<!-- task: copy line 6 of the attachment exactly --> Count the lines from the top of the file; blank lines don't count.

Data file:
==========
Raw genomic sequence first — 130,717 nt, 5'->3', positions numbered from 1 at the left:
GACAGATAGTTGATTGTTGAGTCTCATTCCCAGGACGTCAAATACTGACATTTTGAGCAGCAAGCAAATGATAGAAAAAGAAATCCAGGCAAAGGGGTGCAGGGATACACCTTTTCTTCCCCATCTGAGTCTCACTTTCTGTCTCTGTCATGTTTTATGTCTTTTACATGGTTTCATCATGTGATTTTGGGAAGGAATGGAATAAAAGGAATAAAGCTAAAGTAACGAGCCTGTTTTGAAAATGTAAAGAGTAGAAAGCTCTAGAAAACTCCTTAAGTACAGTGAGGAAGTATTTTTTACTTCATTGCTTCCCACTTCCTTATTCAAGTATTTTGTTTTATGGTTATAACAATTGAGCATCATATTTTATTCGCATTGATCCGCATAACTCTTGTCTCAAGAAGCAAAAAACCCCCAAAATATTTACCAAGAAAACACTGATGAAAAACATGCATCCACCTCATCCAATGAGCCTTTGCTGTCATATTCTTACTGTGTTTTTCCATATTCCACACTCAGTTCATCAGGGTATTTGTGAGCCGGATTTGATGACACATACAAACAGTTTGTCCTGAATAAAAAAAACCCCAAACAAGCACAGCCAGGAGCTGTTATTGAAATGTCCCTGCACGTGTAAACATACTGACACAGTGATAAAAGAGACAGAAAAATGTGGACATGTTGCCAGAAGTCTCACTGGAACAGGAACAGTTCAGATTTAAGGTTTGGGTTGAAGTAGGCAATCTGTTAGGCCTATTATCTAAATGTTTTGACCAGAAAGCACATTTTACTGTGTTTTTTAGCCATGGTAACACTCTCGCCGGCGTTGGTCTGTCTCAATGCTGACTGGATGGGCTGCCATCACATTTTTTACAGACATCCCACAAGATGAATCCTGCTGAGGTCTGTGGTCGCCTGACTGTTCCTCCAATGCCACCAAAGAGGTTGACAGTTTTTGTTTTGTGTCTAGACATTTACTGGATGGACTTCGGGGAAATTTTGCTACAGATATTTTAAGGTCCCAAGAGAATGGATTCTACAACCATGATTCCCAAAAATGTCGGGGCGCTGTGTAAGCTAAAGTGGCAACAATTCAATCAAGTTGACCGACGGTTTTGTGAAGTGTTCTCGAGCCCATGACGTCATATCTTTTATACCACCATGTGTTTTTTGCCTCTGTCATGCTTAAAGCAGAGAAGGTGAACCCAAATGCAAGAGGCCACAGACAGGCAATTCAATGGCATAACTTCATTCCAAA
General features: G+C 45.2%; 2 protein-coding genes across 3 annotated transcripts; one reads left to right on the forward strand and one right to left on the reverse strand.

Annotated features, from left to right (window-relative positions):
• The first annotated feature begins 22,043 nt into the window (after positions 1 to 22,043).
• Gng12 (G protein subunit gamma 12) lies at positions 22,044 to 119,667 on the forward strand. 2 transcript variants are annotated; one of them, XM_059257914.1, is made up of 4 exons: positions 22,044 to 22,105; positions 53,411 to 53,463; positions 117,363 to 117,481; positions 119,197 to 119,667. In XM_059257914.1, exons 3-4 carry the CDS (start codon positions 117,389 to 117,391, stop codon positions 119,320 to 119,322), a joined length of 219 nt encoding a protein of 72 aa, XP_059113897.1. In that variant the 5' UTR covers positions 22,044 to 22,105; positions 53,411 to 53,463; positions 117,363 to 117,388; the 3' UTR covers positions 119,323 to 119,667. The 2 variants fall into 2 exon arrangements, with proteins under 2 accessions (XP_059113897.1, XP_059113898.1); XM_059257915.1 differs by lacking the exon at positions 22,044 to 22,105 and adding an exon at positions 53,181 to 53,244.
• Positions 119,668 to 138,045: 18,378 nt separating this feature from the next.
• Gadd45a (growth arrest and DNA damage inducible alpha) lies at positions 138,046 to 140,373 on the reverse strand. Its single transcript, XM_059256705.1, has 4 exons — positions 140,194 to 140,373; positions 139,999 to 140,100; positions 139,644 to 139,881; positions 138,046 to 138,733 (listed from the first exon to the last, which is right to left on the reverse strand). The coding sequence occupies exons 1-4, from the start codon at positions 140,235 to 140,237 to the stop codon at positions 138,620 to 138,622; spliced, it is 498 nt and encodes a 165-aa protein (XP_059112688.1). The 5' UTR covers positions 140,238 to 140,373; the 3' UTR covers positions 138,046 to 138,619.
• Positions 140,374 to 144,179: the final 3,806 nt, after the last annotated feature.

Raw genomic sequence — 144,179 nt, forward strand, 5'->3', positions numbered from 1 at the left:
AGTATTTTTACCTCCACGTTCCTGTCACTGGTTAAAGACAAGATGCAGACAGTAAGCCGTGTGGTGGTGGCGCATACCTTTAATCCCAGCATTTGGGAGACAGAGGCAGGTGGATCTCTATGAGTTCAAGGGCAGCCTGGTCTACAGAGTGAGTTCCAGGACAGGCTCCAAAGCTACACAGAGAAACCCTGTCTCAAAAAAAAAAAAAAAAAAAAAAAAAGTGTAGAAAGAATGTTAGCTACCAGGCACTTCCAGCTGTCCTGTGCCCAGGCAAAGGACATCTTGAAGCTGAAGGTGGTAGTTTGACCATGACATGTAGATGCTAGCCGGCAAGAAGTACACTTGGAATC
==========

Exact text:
• Gng12 (G protein subunit gamma 12) lies at positions 22,044 to 119,667 on the forward strand. 2 transcript variants are annotated; one of them, XM_059257914.1, is made up of 4 exons: positions 22,044 to 22,105; positions 53,411 to 53,463; positions 117,363 to 117,481; positions 119,197 to 119,667. In XM_059257914.1, exons 3-4 carry the CDS (start codon positions 117,389 to 117,391, stop codon positions 119,320 to 119,322), a joined length of 219 nt encoding a protein of 72 aa, XP_059113897.1. In that variant the 5' UTR covers positions 22,044 to 22,105; positions 53,411 to 53,463; positions 117,363 to 117,388; the 3' UTR covers positions 119,323 to 119,667. The 2 variants fall into 2 exon arrangements, with proteins under 2 accessions (XP_059113897.1, XP_059113898.1); XM_059257915.1 differs by lacking the exon at positions 22,044 to 22,105 and adding an exon at positions 53,181 to 53,244.